The principal reason that the National Football League rulebook is thicker than a rhinoceros souffle is because there’s always some whiny dope (usually an owner) who wants remedy for something that happened to his team that turned out badly. It doesn’t make the defeat feel any better but, it does remind people in power that when they whine, they will be heard.
Thus the new overtime rule, which essentially tries to enforce the alien concept of fairness to a sport built on a gigantic Jenga tower of unfairness. The original rule was a coin flip followed by sudden death; first team to score wins, and tough darts if one team never got a possession. Then it was altered to its current bastardy, in which a first-possession field goal did not end the game because field goal kickers are somehow instruments of Satan—until you get Justin Tucker in which case they are gods among men with more fluid hips.
Now, because the Indianapolis Colts and Philadelphia Eagles held their breaths until the other 30 teams turned blue, there is a new rule for playoff games: both teams get a guaranteed possession no matter what. This, from the last group of people in sport to complain that too many kids get trophies whether they win or not.
The new rule, which you hate no matter how much you say you like it, essentially admits that the NFL’s myriad other rule changes have made defense a hopeless endeavor. Not being able to tackle isn’t your fault, Timmy. Blowing a coverage is just bad people being mean to you. The owners don’t like defense so they don’t want it interfering with everyone’s good time. Everyone gets a chance in one-way football, and then you lose and fire the offensive coordinator. What’s a fairer deal than that?
Except that sports is meant to be unfair, in that your-luck-isn’t-always-good kind of way. Maybe not on your kid’s Little League team. There, sports is meant to be as unpleasant as possible for the ones playing because adults show up and ruin everything with their cheap snacks-after-practice come-ons. Yes we hear you saying, But that means a coin flip decides the game, to which we say, Then get someone who knows how to do that. Warren Bankston of the then-Oakland Raiders went 16-1 in coin flips in 1976, leading in part to the Raiders groining the Minnesota Vikings in Super Bowl XI.
The point is, mastering the coin flip can be done. There is surely an algorithm for it; it just requires someone in Football Ops to get off his or her ass and start applying a solution. And if one cannot be found, ditch the coin flip and make it something else, like rochambeau, or Final Jeopardy, or nine-letter Cyrillic Wordle. Make them work for it, and if your guy isn’t as smart as the other guy, well, scout better. Maybe every team drafting someone from an Ivy League school just for such contingencies is where you should be investing your ill-gotten gains. Plus, and this is a particularly delicious bit of hypocrisy from a group of people who value hypocrisy as a vulture values roadkill, you could draft the smartest woman as well as the smartest man to answer the question, thereby demonstrating that the NFL cares about … well, OK, let’s not lose all perspective here.
But let’s move past the whole coin flip concept entirely and get down to brass tacks. Fairness isn’t the issue here. Skill is. If fairness were the goal, every game should end in a tie. Games are constructed to create and reward advantages, to expose and punish disadvantages, and every team in the NFL has, does, and will always cheat the rulebook whenever possible to create said advantages. To insist on any system of fairness from these amoral brigands is to misunderstand who they are and why they behave as they do. Fairness is a lie. You will know this when the new overtime system reveals some new and arcane inequality, at which point Jim Irsay and Jeff Lurie will be back at the subsequent owners meeting screeching that the system needs to be made fairer than fair.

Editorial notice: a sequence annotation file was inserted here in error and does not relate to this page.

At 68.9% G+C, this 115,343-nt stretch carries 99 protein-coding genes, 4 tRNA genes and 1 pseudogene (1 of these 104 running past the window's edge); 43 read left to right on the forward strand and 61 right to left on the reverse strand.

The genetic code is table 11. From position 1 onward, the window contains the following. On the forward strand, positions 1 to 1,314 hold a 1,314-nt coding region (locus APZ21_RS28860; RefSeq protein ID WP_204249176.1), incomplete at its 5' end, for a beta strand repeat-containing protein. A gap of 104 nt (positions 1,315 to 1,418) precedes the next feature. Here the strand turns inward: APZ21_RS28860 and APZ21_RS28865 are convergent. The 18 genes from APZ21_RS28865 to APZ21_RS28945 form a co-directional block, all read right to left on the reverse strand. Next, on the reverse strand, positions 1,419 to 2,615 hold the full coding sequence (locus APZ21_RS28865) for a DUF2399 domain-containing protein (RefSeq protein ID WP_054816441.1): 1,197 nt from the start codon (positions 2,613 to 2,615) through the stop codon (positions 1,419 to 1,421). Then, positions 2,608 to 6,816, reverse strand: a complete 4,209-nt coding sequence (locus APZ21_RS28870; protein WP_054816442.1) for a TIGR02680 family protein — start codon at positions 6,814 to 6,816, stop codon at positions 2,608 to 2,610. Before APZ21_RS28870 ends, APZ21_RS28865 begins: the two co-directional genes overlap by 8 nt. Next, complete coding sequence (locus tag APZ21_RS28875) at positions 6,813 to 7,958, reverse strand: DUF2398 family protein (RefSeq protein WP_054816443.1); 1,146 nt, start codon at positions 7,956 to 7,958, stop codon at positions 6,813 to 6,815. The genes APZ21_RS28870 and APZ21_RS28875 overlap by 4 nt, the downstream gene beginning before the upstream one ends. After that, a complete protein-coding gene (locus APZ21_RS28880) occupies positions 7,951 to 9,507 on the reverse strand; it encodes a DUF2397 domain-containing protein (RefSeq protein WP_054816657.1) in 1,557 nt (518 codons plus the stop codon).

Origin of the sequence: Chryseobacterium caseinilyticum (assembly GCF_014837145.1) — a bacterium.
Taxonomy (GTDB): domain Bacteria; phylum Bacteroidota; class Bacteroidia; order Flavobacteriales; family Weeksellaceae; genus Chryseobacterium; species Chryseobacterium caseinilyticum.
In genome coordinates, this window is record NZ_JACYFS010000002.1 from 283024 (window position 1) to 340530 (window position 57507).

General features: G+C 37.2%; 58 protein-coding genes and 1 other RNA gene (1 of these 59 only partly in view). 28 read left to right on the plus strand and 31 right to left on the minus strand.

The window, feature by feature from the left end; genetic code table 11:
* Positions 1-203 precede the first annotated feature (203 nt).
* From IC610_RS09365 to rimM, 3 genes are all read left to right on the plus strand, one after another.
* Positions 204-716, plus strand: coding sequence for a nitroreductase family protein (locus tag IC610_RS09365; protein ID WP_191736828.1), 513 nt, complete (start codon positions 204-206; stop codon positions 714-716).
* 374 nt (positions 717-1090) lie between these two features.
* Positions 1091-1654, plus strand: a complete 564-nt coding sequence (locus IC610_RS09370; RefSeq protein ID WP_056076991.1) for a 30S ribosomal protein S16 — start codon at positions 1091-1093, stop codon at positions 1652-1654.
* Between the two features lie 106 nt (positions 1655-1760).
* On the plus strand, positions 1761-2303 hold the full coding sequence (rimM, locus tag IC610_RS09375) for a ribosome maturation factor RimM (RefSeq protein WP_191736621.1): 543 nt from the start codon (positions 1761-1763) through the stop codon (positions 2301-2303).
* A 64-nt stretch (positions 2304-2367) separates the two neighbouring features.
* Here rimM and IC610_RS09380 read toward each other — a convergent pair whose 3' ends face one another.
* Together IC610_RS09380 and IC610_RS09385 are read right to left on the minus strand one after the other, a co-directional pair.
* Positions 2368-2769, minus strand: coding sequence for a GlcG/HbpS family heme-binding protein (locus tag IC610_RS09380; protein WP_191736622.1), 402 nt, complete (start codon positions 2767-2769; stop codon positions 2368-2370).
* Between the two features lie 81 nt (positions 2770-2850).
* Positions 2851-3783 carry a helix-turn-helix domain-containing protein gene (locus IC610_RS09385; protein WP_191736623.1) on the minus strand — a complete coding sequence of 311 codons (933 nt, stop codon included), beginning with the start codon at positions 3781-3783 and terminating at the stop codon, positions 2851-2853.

The NHL figured out postseason overtime decades ago, and it is based on the simple truth that playoff games should build tension, and that everything can end in a moment. People aren’t tuning in for fairness, they’re tuning in for drama. They’re tuning in for surprises and sudden endings and weird breaks that create stories they can share with their fellow drunks decades from now. They are not basking in the glow of fairness. Nothing will be a bigger drag than a game in which one team scores a touchdown and the other one goes four-and-home. The new rule says you get sudden death after the first two possessions, when the clearest path to joy is sudden death after no possessions. No-frills sudden death is the fairest system there is, and always has been.
Besides, there is no evidence that football owners make things better by applying their own whims to something. If Lurie and Irsay or any of their fellow moneyed invertebrates have an idea, there should be a rule that allows an independent arbiter to say, Oh, shut up. Get up some money and buy a cornerback, you blithering simp. Besides, you’re already late for the stadium-money-from-taxpayers symposium chaired by Amy Strunk and Kim Pegula. You don’t want to keep them waiting. They’ll get cranky if you wander in late because you took your eye off the ball and started thinking that overtime is more important than civic extortion.
In sum, the new rule sucks because it tries to apply fake fairness in an unfair business, and fairness only lasts until one of them figures out a way to make it unfair. Then they’ll put courtesy receivers in the end zone, or move the 20-yard-line to the 23, or some other idiocy that someone said was “fair.” That’s why they hire people to take fairness provisions and turn them into cheating opportunities, for Christ’s sake. They deserve to keep their jobs, since they’re clearly so good at them. Now that’s fair.